Classical vs. quantum
Classical physics explain the physical phenomena in our everyday world very well. On the other hand, quantum mechanics as formulated around 100 years ago describe how atoms and molecules behave. Now, imagine you start within something very small like a single atom and you start making that system larger and larger. In the beginning, the object will surely follow the rules of quantum mechanics, but at some point, the system will be so large that it counts as a classical object. The big question is when this transition will happen and what kind of rules govern the transition region.
A number of theories discuss extensions of quantum mechanics, which only show an effect for objects with a high mass. Hence, conducting tests with massive particles is the way to go if you want to learn something about the transition region.
In this study, we take a look at a rule stated by the physicist Max Born in the early days of quantum mechanics. The rule says that the probability P to find a quantum-mechanical particle at a certain position can be inferred from the squared absolute wavefunction ψ.
What does that mean? Say the wavefunction looks like depicted below. These are the two energetically lowest wavefunctions of a particle in a box, an easy model system. You can understand their shape when you think about a string of a guitar: When you play a note, the string vibrates in its fundamental tone. When you strike it harder you get a higher note, the first overtone. When we compute the probability to find the quantum mechanical particle, we observe that it does not depend on the relative sign of ψ. The wavefunction tells you where to find the particle in analogy to where the guitar string vibrates.
Double slit and more
In a diffraction experiment, the matter-wave traverses several slits at the same time and essentially, you get a wavefunction for each slit. Let’s consider a double slit with the individual slits A and B. The respective wavefunctions are ψA and ψB. To compute the probabilities, we insert them into equation (1) and get
The first two terms give the probability behind the single slits A and B. The term 2|ψAψB|, however, describes the interference of the waves: The wave goes through two slits at the same time.
If we increase the number of slits to three the probability is as follows
From our previous discussion, we can identify the components easily. The first three correspond to the probabilities behind three single slits A, B, and C. The last three describe the interference of the wave going through all possible combinations of double slits: AB, AC, and BC. Interestingly, the wave goes never through three slits at the same time, only through one and two according to Born. This does not change when you increase the number of slits; the maximum number of slits contributing to one term is two. However, must this be true? The only method to find that out is an experiment.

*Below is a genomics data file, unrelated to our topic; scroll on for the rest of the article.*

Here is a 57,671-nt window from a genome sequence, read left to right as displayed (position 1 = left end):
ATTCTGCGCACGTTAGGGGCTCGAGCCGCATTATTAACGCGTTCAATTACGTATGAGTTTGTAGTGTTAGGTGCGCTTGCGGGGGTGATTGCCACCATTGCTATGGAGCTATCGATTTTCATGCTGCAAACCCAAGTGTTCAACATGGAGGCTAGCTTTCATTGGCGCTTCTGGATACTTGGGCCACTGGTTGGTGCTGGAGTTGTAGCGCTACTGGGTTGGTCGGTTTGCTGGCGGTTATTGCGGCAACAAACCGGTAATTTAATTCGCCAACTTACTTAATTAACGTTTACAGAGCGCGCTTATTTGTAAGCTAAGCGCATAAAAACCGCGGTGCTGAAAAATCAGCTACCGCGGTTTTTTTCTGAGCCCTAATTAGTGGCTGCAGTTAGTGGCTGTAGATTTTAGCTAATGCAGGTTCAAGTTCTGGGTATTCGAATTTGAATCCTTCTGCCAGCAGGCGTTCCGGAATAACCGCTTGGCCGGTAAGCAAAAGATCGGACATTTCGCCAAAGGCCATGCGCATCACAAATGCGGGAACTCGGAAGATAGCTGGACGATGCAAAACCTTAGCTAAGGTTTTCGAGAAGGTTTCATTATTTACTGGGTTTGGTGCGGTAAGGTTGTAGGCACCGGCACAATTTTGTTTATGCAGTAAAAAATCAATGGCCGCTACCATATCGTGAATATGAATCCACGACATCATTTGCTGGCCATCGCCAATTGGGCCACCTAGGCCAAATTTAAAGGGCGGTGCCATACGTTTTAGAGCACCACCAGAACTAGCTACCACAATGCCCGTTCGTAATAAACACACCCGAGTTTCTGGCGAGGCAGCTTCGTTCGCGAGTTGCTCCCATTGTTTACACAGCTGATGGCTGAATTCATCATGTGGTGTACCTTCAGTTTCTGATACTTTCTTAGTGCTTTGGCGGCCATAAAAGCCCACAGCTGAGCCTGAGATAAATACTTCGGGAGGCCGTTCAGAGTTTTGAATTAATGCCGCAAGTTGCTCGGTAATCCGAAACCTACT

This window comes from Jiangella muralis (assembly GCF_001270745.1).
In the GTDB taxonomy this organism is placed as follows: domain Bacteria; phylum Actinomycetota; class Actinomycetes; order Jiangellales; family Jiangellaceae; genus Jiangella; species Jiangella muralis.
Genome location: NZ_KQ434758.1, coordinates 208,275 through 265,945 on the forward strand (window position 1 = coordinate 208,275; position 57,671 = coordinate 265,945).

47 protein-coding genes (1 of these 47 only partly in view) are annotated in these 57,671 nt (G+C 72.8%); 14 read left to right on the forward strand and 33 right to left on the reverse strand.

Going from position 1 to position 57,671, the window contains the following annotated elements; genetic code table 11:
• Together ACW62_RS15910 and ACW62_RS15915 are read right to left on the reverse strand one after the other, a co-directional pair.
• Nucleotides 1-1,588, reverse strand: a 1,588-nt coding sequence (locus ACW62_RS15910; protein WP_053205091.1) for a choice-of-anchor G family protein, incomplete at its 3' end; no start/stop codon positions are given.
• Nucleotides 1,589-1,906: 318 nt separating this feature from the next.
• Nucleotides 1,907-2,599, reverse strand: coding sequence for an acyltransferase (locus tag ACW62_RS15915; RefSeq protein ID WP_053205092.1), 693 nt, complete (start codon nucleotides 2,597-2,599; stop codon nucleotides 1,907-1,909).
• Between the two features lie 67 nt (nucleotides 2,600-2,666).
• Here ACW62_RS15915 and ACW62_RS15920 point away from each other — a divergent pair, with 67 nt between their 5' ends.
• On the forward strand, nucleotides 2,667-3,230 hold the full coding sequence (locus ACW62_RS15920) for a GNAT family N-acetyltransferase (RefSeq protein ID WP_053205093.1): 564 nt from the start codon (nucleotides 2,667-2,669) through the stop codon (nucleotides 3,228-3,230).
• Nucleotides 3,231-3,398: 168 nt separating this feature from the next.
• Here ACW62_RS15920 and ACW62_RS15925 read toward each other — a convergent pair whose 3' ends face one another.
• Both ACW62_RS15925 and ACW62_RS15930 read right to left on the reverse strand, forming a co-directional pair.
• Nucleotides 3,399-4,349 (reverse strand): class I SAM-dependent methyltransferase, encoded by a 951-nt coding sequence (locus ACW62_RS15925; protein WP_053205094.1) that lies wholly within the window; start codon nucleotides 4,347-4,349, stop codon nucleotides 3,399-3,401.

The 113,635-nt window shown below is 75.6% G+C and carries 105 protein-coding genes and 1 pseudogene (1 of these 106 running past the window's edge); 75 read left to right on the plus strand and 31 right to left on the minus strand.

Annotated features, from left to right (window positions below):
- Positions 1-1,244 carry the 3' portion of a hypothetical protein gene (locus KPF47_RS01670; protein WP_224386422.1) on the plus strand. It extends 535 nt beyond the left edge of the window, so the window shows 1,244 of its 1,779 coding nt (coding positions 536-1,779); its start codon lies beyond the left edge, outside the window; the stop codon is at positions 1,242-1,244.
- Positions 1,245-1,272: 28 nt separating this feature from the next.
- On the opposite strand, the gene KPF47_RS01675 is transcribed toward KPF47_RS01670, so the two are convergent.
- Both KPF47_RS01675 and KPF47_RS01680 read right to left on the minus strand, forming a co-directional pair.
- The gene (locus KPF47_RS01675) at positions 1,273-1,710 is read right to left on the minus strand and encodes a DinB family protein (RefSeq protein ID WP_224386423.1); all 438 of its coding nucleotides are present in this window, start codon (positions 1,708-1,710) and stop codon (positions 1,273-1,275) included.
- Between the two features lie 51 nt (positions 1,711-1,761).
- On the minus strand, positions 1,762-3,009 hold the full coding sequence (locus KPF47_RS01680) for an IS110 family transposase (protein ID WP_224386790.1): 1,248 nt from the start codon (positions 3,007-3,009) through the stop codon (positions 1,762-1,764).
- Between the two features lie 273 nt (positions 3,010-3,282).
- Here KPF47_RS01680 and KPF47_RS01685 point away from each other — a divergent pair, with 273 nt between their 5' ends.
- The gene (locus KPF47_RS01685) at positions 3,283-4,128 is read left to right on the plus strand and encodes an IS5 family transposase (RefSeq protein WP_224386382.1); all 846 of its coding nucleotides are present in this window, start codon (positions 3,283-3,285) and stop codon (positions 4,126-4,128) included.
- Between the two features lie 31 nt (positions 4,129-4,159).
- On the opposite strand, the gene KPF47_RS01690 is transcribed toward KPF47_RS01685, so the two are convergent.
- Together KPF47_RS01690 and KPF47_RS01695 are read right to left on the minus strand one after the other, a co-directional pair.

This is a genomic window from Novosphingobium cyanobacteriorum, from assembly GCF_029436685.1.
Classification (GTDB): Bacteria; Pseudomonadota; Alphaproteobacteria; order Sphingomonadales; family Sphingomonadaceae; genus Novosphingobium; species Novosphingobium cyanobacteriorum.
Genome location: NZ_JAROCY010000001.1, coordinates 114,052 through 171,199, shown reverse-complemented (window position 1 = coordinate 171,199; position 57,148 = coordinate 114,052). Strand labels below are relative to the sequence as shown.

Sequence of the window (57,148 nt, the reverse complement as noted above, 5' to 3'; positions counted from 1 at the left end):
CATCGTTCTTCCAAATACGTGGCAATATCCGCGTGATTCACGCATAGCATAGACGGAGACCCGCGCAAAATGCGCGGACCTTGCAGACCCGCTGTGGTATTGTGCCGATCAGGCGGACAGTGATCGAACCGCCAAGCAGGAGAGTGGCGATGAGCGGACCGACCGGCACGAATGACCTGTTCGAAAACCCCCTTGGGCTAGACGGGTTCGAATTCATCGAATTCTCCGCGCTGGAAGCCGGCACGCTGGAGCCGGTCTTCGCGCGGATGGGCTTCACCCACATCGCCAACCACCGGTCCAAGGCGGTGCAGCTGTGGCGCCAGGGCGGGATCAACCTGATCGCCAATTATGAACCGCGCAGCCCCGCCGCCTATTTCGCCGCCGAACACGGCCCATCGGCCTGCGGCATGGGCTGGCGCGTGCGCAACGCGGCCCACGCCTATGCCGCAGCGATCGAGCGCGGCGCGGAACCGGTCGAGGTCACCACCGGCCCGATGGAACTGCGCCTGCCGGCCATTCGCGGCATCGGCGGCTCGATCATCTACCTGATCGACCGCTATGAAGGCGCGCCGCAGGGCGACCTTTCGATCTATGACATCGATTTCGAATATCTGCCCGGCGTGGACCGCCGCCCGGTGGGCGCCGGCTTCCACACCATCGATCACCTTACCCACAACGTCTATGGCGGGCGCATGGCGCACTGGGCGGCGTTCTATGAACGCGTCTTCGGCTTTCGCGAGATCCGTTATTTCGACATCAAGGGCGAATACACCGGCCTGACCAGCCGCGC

How it’s done
To test this rule we recorded the pattern behind a triple slit and compare it to the signal from all possible single and double slits which contribute to the pattern. Essentially, we tried to measure all the terms of equation 3 individually. In Figure 2 you can see the mask that is needed for such a test.
However, we simplified things a little. The signal through all three single slits should look identical. The only difference is that the patterns will be displaced by 100 nm. However, we cannot resolve such a small shift. Hence, we measured only one. The same is true for the combination of double slits AB and BC, where the spacing between the slits is identical. This means that the minimum set to conduct the test is the triple slit and those in the red rectangle. You just have to multiply the intensity of the single slit by 3 and the intensity of the BC slit by 2 to account for the masks A, B, and AB.
If Born’s rule is correct, the difference between the pattern behind the triple slit |ψA+ψB+ψC|2 and all other patterns should be zero and nothing should remain. If Born’s rule is incomplete, a pattern should emerge.
After doing the analysis we indeed saw no pattern which points towards an additional term, namely higher-order interference. In the end, we saw that less than one molecule in a hundred deviates from Born’s rule. This is not a terribly small number. However, this experiment is limited by statistics, that is the count rate of the experiment. The recording of each diffraction pattern took around 8 hours and the experiment was conducted 5 times. The patterns themselves are quite beautiful as you see below.
The study is the first dedicated test of Born’s rule with massive particles. Although the accuracy is three orders of magnitude lower than in current experiments with light , it is an important step to test quantum mechanics with massive particles. Interestingly, it is quite easy to generate a violation of Born’s rule. However, this is not done with massive matter-waves but with microwaves that have a much longer wavelength . These experiments do not search for a violation of quantum mechanics with massive particles but take a look at the mathematical subtleties in the formulation. In our experiment, the difference in wavelength predicts a deviation of one molecule in a billion. Hence, there is quite a bit of room left to search for new effects.
 T. Kauten, R. Keil, T. Kaufmann, B. Pressl, C. Brukner, and G.Weihs, “Obtaining tight bounds on higher-order interferences with a 5-path interferometer“, ArXiv 1508.03253v3 (2016)
 G.Rengaraj, U.Prathwiraj, Surya Narayan Sahoo, R.Somashekhar, and Urbasi Sinha, “Measuring the deviation from the superposition principle in interference experiments“, ArXiv 1610.09143 (2016)